However, all these opinions relate only to a be-di’avad situation, because le-khatĥila one should eat the matza continuously, and whoever does so certainly fulfills his obligation. In addition, there is no need to look at the clock while eating the matza, because any ordinary person who eats casually but without interruption will certainly finish eating in time. Even a slow eater, if he does not stop to do other things, will assuredly finish eating a kezayit within a shi’ur akhilat pras, because a pras is eight or nine times the size of a kezayit, and it is inconceivable that one who eats a kezayit without stopping will not finish in the time it takes to eat eight or nine times that amount.[22]


[22]. As we have seen, according to Rashi, a pras is the size of four eggs, and according to Tosafot, a kezayit is half an egg. Thus, a pras is eight kezeytim. According to Rambam, a pras is the size of three eggs, and each egg is a bit more than three kezeytim. Thus, a pras is just over nine kezeytim. (If we combine Rashi’s pras with Rambam’s kezayit, a pras would come out to be twelve kezeytim. If we combine Rambam’s pras with the kezayit of Tosafot, a pras would be six kezeytim.)

Although some individuals measured and discovered that they could not eat a kezayit of matza within a shi’ur akhilat pras, they only reached this conclusion because they used conflicting measurements. On the one hand, they measured a kezayit according to the most stringent opinion possible – a Ĥazon Ish shi’ur calculated by weight – and on the other hand, they calculated a shi’ur akhilat pras based on the smallest possible measure – Rambam’s shi’ur of three eggs, calculated by volume. These two measurements are contradictory: a Ĥazon Ish kezayit by weight is c. 50 grams, while the three eggs’ volume of matza is c. 54 grams. Since matza is difficult to chew, and a shi’ur akhilat pras is calculated based on the time it takes to eat bread that is easy to chew and swallow, these individuals discovered that they could not finish that “kezayit” in time. According to this, the Sephardic custom to eat two weight-based kezayit-sized pieces, or c. 58 grams of matza, in the time it takes to eat three eggs, or c. 54 grams, is certainly impossible under normal circumstances. Rather, one must calculate the size of a kezayit and the shi’ur akhilat pras using the same standard: if one is stringent regarding the size of a kezayit (and measures it by weight), he must allow himself more time to eat it by calculating the size of an egg based on weight as well, meaning that a shi’ur akhilat pras would be fifteen minutes or more.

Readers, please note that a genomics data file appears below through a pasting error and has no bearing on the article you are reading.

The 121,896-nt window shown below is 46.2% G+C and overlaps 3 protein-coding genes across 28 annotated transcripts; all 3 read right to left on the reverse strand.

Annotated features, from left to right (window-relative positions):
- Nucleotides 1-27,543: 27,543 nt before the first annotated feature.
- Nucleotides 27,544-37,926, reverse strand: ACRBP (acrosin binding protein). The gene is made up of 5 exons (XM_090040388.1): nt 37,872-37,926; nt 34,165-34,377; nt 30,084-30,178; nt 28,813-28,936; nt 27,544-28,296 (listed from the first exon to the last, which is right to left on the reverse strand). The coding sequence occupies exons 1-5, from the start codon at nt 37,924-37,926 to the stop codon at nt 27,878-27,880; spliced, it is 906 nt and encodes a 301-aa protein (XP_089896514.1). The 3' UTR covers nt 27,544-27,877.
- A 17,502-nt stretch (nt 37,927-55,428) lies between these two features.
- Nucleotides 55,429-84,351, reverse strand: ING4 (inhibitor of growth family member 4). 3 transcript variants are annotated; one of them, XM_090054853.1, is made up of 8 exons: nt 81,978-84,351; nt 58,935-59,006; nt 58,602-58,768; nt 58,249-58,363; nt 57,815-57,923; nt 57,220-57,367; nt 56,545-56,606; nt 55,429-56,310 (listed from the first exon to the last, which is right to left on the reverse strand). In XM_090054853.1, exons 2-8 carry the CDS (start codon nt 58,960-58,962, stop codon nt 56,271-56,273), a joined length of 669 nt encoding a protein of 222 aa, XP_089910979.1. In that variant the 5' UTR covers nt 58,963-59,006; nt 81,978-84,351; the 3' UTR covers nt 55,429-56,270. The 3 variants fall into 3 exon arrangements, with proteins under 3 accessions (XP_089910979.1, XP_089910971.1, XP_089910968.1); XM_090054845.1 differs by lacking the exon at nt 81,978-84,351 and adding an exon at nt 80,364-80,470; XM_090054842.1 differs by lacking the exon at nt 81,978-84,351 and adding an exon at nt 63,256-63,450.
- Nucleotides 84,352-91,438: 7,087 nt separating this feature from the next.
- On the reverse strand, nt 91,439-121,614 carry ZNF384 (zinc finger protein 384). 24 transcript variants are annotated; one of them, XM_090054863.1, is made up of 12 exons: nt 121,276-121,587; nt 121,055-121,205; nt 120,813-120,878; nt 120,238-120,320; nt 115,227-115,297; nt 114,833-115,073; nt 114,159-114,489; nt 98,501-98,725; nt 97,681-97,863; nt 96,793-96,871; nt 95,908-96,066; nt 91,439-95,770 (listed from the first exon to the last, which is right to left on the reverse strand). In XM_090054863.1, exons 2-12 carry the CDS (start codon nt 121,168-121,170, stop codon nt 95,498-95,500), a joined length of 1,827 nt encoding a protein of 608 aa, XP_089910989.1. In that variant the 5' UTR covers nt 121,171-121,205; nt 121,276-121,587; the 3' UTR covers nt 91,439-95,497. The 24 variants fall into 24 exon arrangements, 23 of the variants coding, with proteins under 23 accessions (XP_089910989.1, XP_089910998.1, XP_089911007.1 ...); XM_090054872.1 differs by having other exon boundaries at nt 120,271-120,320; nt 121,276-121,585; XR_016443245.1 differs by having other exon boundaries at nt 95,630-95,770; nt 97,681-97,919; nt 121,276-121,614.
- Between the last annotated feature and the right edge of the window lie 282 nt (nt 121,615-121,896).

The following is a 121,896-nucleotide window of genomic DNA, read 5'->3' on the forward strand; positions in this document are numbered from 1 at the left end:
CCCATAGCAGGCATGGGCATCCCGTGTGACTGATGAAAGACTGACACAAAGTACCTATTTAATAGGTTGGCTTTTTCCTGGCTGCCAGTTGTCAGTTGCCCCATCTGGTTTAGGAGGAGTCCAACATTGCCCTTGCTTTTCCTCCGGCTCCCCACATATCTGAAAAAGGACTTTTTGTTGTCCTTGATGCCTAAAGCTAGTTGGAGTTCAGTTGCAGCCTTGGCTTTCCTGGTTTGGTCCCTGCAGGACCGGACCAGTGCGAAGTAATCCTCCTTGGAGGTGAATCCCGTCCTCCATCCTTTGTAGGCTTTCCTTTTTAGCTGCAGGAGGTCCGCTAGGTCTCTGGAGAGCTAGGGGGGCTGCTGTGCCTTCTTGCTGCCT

Therefore, anyone who eats casually, provided that he does not pause or excessively procrastinate in his eating, will certainly be able to finish the kezayit within a shi’ur akhilat pras; thus, there is no need to glance at one’s watch while eating.

Nevertheless, if one paused while eating and did not finish one third of a matza within four minutes, he should act stringently and eat another piece in that time. Logic dictates that since the determination of shi’ur akhilat pras is based on the average person, and since there are so many measurements offered, we should calculate it based on the median of the opinions of the Aĥaronim (6-7 minutes). However, since the mitzva of eating matza is from the Torah, one should follow the strictest opinions. See Peninei Halakha: Berakhot 10:7, 8.

Additionally, according to Minĥat Ĥinukh and Responsa Torat Ĥessed OĤ  32, the shi’ur akhilat pras is determined separately for every food, based on the ease or difficulty of eating it. Accordingly, the shi’ur akhilat pras for matza would be longer than usual, since matza is difficult to chew and swallow. Nevertheless, most poskim who determined a shi’ur akhilat pras understood that it is a fixed standard based on the eating of regular bread.

26. How the Matza Is Eaten

Hands are now washed with a berakha, and the Seder leader holds up the three matzot and recites the berakha of “Who brings forth bread from the earth” (“ha-motzi leĥem min ha-aretz”). The top and bottom matzot, which are whole, constitute leĥem mishneh. After this berakha, he puts down the bottom matza so that he is left with the whole top matza and the broken middle matza (which represents “leĥem oni” – the “bread of poverty”) and recites the berakha “Who sanctified us with His mitzvot and commanded us concerning eating matza” (“asher kideshanu be-mitzvotav ve-tzivanu al akhilat matza”). Then he takes a kezayit from the upper, whole matza, and a kezayit from the middle matza, and eats them together.